The Best Christmas Gifts Come in Small Packages

The Old Mill, Caledonia, Ontario

On Thursday, the whole town (it seemed like everyone in town showed up) gathered to open the Christmas season. We filed out of our homes, down the streets and along the Grand River to the Old Mill. Choirs sang, Winners of a colouring contest were announced. The town mascot led in a countdown – 10, 9, 8 – no sooner had we shouted 1 than a magical light show began. Set to music, lights ran up, down and around the Old Mill. Snow drops lit cedars nearby and running lights outlined a tiny island in the center of the river.

Afterwards my husband and I, with our daughter, her husband and their two children,

tramped across the bridge and through the quaint assortment of downtown stores for hot chocolate, apple cider and shortbread. My four-year-old grandson’s eyes lit up when he saw rows of Santa cookies in the window of Jones’s Bakery, a 100 year plus establishment.

A foolish question but I asked it anyway – “Is there something in the window you’d like?”

“Gramma, can I have a Santa cookie?”

We opened the ancient door of the bakery and took our places at the end of a line that wound through the store aisles and ended at the counter. By the time that Santa cookie made it back to the sidewalk it already had several little bites missing.

I love Christmas but the pressure to buy, buy, buy has stolen some of my joy. I long for simpler ways to celebrate. I experienced one of those simple joys at our town’s official opening of Christmas. I saw a little boy grin with delight while he ate a forty-cent cookie.

I plan to buy my grandson more than this forty-cent cookie for Christmas but I doubt he, or I, will have any more pleasure in it than we did tonight at Jones’s Bakery.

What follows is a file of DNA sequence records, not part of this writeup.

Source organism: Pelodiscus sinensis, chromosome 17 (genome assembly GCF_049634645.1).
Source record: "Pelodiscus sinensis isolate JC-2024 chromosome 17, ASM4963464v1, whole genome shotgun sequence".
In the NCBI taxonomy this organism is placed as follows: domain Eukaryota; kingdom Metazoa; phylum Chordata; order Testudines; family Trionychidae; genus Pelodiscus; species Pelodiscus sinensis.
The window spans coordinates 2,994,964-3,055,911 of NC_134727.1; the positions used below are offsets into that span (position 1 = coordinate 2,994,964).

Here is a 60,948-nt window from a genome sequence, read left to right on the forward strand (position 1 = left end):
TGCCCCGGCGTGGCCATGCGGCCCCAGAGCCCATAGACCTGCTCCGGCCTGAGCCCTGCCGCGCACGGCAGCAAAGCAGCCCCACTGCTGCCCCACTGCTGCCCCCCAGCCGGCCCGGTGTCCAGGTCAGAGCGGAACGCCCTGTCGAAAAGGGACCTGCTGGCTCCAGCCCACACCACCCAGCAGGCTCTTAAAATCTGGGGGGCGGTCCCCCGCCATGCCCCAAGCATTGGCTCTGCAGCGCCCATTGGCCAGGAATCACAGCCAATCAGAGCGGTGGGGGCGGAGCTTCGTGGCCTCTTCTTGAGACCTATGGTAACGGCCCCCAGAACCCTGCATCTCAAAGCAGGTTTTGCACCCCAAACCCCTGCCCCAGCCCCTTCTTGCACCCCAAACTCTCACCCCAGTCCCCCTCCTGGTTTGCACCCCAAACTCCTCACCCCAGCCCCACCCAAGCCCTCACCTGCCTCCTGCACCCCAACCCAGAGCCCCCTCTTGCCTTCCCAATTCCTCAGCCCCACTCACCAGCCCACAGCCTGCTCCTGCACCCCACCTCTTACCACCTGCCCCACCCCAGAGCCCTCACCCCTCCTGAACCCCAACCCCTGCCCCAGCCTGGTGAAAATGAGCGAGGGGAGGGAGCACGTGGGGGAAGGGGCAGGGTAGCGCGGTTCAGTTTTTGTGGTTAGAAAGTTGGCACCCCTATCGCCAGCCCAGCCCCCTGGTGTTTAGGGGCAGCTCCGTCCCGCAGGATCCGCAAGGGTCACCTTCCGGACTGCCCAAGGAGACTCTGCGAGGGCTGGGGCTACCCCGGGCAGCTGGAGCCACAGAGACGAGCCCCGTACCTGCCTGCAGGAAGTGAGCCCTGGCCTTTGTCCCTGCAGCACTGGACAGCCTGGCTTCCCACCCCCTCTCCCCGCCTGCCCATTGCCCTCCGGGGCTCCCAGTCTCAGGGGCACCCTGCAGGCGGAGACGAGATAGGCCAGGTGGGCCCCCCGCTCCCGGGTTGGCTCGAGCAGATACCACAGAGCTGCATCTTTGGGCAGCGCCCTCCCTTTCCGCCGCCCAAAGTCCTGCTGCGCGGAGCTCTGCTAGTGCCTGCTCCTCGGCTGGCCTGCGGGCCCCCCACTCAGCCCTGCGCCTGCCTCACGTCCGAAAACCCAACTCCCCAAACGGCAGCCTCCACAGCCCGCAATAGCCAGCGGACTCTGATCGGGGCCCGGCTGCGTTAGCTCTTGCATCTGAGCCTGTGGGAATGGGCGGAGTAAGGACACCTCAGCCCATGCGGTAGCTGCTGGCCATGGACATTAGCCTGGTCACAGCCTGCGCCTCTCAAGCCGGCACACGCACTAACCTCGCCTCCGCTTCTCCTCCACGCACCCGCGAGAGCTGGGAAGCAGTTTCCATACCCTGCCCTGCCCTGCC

Piglet: The best things come in small packages don’t they Pooh?

Pooh: Yes Piglet, very often they do.


About rosemccormickbrandon

An award winning personal experience writer, Rose McCormick Brandon is a frequent contributor to faith magazines, devotionals and compilations, including Chicken Soup for the Soul. Rose is the author of Promises of Home: Stories of Canada's British Home Children (2014). One Good Word Makes all the Difference (2013), He Loves Me Not, He Loves Me (2012) and Vanished: What Happened to My Son. She's a frequent contributor to The Testimony, Today's Pentecostal Evangel and other faith magazines in Canada, U.S. and Australia. Rose also writes about Canadian history, specifically the era of Child Immigration from Britain. Read her stories of child immigrants at:
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4 Responses to The Best Christmas Gifts Come in Small Packages

  1. Ya, the chaos is always waiting to swallow us up.

  2. vanyieck says:

    I love Christmas, but not for the presents. To be honest, I don’t really ever remember what I receive. The past few years I’ve been focused on established family traditions in the hopes of building meaningful family memories. Of course, we mustn’t forget Christ, the true meaning of Christmas.

    • Yes, building meaningful memories is important. As a Mom I’ve often been disappointed in the results of my efforts to build family traditions/memories. I think I was trying too hard. I don’t try so hard now and I’m more accepting of how things turn out.

  3. Anne Laidlaw says:

    Thanks for this reminder to enjoy the simple things over Christmas. Everyear I seem to get caught us in the chaos.

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